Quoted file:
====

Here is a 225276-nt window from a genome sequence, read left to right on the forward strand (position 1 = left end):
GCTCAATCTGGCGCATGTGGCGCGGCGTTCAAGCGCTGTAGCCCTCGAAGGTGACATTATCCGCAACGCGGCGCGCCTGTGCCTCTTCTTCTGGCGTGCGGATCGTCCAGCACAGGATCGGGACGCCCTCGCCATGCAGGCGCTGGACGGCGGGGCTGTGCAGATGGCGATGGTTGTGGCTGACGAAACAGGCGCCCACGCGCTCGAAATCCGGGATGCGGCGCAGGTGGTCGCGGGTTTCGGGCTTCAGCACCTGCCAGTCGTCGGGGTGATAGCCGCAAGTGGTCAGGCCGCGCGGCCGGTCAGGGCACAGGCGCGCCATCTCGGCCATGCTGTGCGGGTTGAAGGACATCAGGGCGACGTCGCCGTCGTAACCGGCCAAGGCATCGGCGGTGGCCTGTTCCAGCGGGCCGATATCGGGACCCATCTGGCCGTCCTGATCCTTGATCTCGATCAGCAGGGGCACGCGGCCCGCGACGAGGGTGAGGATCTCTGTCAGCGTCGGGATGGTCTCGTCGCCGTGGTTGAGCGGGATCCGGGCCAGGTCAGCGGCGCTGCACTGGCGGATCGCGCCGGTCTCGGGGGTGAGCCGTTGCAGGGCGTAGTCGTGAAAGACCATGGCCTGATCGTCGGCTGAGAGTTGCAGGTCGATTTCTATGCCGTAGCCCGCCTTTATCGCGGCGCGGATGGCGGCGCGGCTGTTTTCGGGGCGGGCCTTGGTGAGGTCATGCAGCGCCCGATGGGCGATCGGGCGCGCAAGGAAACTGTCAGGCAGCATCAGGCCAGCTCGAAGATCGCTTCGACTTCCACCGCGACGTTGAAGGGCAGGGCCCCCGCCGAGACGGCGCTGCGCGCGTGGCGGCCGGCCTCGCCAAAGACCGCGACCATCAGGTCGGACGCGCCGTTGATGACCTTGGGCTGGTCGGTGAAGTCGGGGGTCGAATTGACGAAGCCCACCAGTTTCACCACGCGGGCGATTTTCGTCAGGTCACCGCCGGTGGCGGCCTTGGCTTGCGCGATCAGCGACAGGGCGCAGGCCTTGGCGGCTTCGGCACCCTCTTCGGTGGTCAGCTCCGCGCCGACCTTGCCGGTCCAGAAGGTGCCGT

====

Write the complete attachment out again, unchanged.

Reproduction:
Here is a 225276-nt window from a genome sequence, read left to right on the forward strand (position 1 = left end):
GCTCAATCTGGCGCATGTGGCGCGGCGTTCAAGCGCTGTAGCCCTCGAAGGTGACATTATCCGCAACGCGGCGCGCCTGTGCCTCTTCTTCTGGCGTGCGGATCGTCCAGCACAGGATCGGGACGCCCTCGCCATGCAGGCGCTGGACGGCGGGGCTGTGCAGATGGCGATGGTTGTGGCTGACGAAACAGGCGCCCACGCGCTCGAAATCCGGGATGCGGCGCAGGTGGTCGCGGGTTTCGGGCTTCAGCACCTGCCAGTCGTCGGGGTGATAGCCGCAAGTGGTCAGGCCGCGCGGCCGGTCAGGGCACAGGCGCGCCATCTCGGCCATGCTGTGCGGGTTGAAGGACATCAGGGCGACGTCGCCGTCGTAACCGGCCAAGGCATCGGCGGTGGCCTGTTCCAGCGGGCCGATATCGGGACCCATCTGGCCGTCCTGATCCTTGATCTCGATCAGCAGGGGCACGCGGCCCGCGACGAGGGTGAGGATCTCTGTCAGCGTCGGGATGGTCTCGTCGCCGTGGTTGAGCGGGATCCGGGCCAGGTCAGCGGCGCTGCACTGGCGGATCGCGCCGGTCTCGGGGGTGAGCCGTTGCAGGGCGTAGTCGTGAAAGACCATGGCCTGATCGTCGGCTGAGAGTTGCAGGTCGATTTCTATGCCGTAGCCCGCCTTTATCGCGGCGCGGATGGCGGCGCGGCTGTTTTCGGGGCGGGCCTTGGTGAGGTCATGCAGCGCCCGATGGGCGATCGGGCGCGCAAGGAAACTGTCAGGCAGCATCAGGCCAGCTCGAAGATCGCTTCGACTTCCACCGCGACGTTGAAGGGCAGGGCCCCCGCCGAGACGGCGCTGCGCGCGTGGCGGCCGGCCTCGCCAAAGACCGCGACCATCAGGTCGGACGCGCCGTTGATGACCTTGGGCTGGTCGGTGAAGTCGGGGGTCGAATTGACGAAGCCCACCAGTTTCACCACGCGGGCGATTTTCGTCAGGTCACCGCCGGTGGCGGCCTTGGCTTGCGCGATCAGCGACAGGGCGCAGGCCTTGGCGGCTTCGGCACCCTCTTCGGTGGTCAGCTCCGCGCCGACCTTGCCGGTCCAGAAGGTGCCGT